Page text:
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Home Boundless meetings Family and hierarchy 08: A hard life with room for caring 09: Ambátt and þræll 10: Inequality before the law 11: Exchange of ideas, goods and services 12: Women’s graves reflect complex roles 13: Warriors were highly valued 14: Only half lived past the age of ten 15: The young were buried dressed as adults 16: The key – a symbol of responsibility 17: Most men were farmers 18: Power and wealth were put on display Midgard Belief and traditions The living and the dead Divine craftwork Trading and raiding Waterways Town-like centres Christian monuments

Family and hierarchy

A society centred around relationships

Society was hierarchical and its members were valued differently. The major difference was between the free and the unfree. But even within these groups, individuals were ranked based on class, kin, sex and place of origin.

At the very bottom were the unfree, the thralls. The unfree could advance in the hierarchy and free individuals could lose their rights. There was a certain degree of social mobility.

Kin relationships and support from other allies was important. For the free, kinship was counted both on the father’s and the mother’s side. When marrying, both partners retained their extended family.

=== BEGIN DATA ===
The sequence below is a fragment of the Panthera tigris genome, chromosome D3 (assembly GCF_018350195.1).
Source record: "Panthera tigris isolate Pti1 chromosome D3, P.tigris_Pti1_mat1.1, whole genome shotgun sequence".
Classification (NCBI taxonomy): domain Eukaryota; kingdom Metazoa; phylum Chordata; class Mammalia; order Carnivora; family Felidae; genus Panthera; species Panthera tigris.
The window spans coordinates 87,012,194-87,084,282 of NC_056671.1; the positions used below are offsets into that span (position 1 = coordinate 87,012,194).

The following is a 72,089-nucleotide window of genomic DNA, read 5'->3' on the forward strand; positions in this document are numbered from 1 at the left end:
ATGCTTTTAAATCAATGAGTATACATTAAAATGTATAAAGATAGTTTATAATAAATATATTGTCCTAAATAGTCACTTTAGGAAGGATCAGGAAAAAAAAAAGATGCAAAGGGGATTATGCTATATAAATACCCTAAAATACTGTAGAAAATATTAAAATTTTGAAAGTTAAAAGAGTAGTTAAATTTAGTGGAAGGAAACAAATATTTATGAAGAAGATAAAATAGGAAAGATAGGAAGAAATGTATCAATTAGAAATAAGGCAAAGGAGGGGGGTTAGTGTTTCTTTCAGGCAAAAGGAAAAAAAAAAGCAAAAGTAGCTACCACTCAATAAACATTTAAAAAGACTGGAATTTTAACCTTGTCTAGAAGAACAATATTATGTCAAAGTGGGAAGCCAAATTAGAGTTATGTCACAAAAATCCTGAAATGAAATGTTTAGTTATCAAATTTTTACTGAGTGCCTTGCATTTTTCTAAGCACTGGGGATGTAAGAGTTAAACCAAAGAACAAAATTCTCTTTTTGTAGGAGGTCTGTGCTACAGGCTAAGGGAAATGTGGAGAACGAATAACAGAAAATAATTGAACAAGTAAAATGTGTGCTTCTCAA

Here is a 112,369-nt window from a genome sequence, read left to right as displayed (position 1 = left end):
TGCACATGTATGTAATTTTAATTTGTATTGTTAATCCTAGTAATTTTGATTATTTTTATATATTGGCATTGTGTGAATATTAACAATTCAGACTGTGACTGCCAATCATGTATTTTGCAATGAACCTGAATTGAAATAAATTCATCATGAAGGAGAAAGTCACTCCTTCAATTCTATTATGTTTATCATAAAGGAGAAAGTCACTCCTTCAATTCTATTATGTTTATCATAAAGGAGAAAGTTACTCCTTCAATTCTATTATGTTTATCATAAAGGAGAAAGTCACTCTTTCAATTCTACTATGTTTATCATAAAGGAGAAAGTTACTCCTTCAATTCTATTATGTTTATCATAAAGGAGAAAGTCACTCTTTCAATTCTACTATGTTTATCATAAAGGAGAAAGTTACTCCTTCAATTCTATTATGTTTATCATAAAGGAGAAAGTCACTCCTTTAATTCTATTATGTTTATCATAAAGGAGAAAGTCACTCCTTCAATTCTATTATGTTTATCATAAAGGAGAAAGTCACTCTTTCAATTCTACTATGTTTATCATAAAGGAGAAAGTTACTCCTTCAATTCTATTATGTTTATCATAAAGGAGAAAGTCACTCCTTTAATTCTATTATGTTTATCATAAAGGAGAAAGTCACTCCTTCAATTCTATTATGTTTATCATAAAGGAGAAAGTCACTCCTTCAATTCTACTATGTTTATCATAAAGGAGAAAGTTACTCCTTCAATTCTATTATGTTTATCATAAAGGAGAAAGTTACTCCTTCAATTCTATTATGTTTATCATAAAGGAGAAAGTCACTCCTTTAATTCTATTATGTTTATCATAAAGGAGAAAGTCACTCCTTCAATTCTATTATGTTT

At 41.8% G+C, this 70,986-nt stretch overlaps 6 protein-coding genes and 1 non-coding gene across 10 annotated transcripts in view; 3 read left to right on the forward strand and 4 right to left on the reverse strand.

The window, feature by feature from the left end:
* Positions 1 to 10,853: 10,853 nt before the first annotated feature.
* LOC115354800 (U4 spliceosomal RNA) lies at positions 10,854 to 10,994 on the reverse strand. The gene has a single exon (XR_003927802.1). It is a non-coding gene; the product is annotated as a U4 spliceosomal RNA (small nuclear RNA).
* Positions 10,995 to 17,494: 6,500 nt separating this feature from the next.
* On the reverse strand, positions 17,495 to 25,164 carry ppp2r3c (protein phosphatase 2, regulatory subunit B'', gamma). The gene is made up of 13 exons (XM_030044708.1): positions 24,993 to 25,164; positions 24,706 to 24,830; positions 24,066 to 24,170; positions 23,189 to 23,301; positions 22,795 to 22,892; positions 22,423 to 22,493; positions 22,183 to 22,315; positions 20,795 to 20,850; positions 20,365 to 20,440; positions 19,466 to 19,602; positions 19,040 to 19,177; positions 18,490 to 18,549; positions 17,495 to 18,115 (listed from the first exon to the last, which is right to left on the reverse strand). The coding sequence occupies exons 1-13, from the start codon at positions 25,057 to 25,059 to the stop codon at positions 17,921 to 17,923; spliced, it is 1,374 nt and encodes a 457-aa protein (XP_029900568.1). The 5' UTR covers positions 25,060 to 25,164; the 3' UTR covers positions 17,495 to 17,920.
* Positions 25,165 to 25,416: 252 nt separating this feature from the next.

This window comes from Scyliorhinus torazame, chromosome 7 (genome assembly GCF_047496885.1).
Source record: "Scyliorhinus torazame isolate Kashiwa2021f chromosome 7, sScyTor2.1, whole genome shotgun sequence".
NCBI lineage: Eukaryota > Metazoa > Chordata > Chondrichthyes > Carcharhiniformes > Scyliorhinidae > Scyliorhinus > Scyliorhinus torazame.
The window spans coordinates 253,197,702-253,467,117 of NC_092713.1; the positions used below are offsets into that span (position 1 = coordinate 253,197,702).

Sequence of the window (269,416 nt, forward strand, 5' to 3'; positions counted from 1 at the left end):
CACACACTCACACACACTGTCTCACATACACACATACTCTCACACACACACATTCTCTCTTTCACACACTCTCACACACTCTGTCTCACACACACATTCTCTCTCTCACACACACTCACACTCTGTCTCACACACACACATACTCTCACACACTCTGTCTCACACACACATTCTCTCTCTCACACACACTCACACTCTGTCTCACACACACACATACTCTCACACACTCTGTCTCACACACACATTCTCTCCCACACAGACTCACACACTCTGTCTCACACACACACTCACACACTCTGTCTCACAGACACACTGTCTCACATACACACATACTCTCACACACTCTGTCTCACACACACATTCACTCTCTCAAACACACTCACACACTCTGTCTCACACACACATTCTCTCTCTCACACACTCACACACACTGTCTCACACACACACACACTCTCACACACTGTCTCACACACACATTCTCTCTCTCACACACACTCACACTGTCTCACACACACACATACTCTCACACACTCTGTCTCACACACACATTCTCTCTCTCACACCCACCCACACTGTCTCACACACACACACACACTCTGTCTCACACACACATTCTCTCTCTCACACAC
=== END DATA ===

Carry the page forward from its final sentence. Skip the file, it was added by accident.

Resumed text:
How people were buried reflected their social circumstances and status in life, as well as the nature of male and female norms. The graves also inform us about the choices and strategies of the survivors. They could choose to highlight or tone down different aspects of the life and deeds of the deceased.

The choice of objects in the grave and the rituals carried out was often guided by the need for the survivors to cement alliances or establish new contacts. Therefore, the design of the grave often offers a picture of relations in society, and not just a reflection of the life of the buried individual.

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A hard life with room for caring  >
House
08
Ambátt and þræll  >
House
09
Inequality before the law  >
House
10
Exchange of ideas, goods and services  >
House
11
Women’s graves reflect complex roles  >
House
12
Warriors were highly valued  >
House
13
Only half lived past the age of ten  >
House
14
The young were buried dressed as adults  >
House
15
The key – a symbol of responsibility  >
House
16
Most men were farmers  >
House
17
Power and wealth were put on display  >
House
18